January 23, 2005

The 12th of Dhul-Hijjah

On the 12 of Dhul-Hijjah, I was to complete my Hajj. We left out of Mina in the morning to take our stuff back to the hotel; we would walk to jamaraat from there.

We did jamaraat after Zuhr. We went on the top floor for the first time. It wasn't really any less crowded, and somehow people seemed ruder. After completing the last stoning, I thought to myself: "Alhamdolillah, I'm done Hajj."

How wrong I was. The last and biggest test was still to come. The rain had slowly begun by the time we completed the last stoning. We still had quite a distance to cover before reaching the hotel. It became clear that the rain would not stop anytime soon, so we decided to find shelter. The nearest spot was under the King Khalid Road (Tareeq Malik Khalid) bridge, the bridge that would lead back to the tunnel that goes to our hotel in Aziziah. The rain became extremely heavy before we reached the underpass; I was completely soaked from head to toe. We waited there for a while as the rain became heavier. The drainage system could not handle the rain, and it started flooding. The water level became knee deep, even under the bridge where we sought refuge. The security forces at first prevented the people from staying there, but eventually they gave up. The water level was very high, propelled by heavy winds. Garbage cans, bicycles, and tonnes of garbage flowed through the streets. One man saw his motorcycle get washed up in the waves. He desperately tried to stop it, but the water was coming down too fast - either he would have to let the motorcycle go, or go down the river of sewage with it. Others pleaded that he forget the motorcycle in order to protect his own life, and he eventually conceded. The motorcycle floated away, and was out of sight within seconds.

Finally, security let us in the tent area, where we took refuge in an Indian womens tent. My mother was crying, and her condition got worse when they decided to kick out the men. A big argument broke out among the men regarding something; clearly, tensions were running high. After more arguing, all the men left, except me; I stayed with my mother. Eventually, security found me too, and so I decided to leave. My mother couldn't bear the thought of me having to wait out in the pouring rain; she was crying so much as I put on the security poncho they provided me. I seemed to be the only one given such a poncho. I went outside, and watched the water pour.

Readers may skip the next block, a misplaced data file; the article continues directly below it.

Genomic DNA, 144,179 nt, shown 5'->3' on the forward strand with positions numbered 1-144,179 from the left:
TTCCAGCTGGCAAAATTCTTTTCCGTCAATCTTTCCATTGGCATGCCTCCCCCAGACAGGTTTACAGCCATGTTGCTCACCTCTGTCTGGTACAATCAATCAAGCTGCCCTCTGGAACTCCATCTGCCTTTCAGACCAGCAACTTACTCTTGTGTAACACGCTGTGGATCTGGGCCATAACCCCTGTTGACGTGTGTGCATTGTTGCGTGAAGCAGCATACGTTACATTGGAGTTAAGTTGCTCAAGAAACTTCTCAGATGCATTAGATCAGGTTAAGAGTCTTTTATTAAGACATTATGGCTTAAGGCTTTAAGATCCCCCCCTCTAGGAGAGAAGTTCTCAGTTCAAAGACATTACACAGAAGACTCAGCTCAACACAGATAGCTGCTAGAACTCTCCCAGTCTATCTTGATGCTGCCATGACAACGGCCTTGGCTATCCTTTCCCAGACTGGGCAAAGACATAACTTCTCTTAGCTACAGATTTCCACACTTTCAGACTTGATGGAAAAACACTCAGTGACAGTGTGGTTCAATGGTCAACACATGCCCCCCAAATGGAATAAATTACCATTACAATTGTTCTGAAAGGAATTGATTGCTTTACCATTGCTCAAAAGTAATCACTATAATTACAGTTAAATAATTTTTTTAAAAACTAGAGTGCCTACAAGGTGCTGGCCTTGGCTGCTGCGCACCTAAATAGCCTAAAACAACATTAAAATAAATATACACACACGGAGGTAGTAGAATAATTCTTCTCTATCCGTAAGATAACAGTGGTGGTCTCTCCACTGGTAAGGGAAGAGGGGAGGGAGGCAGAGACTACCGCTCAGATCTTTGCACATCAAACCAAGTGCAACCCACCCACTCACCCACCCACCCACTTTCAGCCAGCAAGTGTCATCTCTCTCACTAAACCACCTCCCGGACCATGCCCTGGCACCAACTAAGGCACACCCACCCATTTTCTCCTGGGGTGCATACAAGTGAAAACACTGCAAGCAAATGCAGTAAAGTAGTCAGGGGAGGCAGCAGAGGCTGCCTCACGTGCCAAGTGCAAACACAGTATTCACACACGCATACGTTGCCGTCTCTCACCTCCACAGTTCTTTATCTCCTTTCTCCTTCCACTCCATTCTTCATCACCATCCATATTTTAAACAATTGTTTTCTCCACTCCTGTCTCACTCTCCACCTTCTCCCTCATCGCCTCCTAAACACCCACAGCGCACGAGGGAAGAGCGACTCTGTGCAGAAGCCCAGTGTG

After some time, they decided to tolerate the men being inside, so I stayed there for some time, freezing and soaking while the rain subsided. I tried to lighten the situation by engaging others in conversation, but none of the others spoke English.

It was getting late, and I wanted to leave Mina before Maghrib. I also still had to pray 'Asr. The flood waters calmed, and so I tried to convince my mother to leave. She decided to wait a bit, but by 4:45pm, we left. Once we reached the King Khalid tunnel, our Hajj would be done.

Getting there was still a challenge. King Khalid road was still flooded, and we were exhausted. But we needed to push on. The water, actually sewage and garbage, was to our knees, but we needed to get out. We finally made it to the tunnel, and so there officially ended my Hajj.
But past the tunnel, the situation was getting worse. The flood waters were still rising and the wind was heavy. Cars were stuck, and people desperately tried to board busses that also refused to move. It took another 20 minutes at least to push through the flood waters along King Khalid road, but eventually, alhamdolillah, we made it. I showered and prayed Asr, and my Hajj was complete.

Today would have been a relaxing day, except much of it was spent sick, and much of it was spent searching and worrying about Amma's moneyfold. I also realized that I was missing 200$ US, so that worried me a great deal too. We ate of our qurbani after Zuhr, but the rest of the day was spent worrying about our missing money. At around 9:30pm, we found the moneyfold, which also contained my missing 200$ US.

In other news, my roommate turned on the TV and I saw a friend of mine from Ottawa U being interviewed about his Hajj experience... almost 3 million people went for Hajj this year; what are the chances?

I've heard reports that approximately 150 people died in the flood. I would not be surprised at all if many of these were the small children that have been forced to beg on the streets. The tides would have washed them away in a second, and no one would have the heart to save them here.

January 21, 2005

The 10th of Dhul-Hijjah

The 10th was a crazy day. After walking from Muzdalifah back to Mina, we fell asleep. We woke up soon after to perform the first stoning of jamaraat. Rami is crazy; stones flying from everywhere. I lost my money belt (stolen?) and one slipper fell apart. I walked barefoot half the way back to the camp. Though I was exhausted, I insisted that we do tawaaf ifaada and say'i that same day. It was crowded and difficult, and the taxi drivers charged us 40 riyaals each way.

January 19, 2005

In Muzdalifah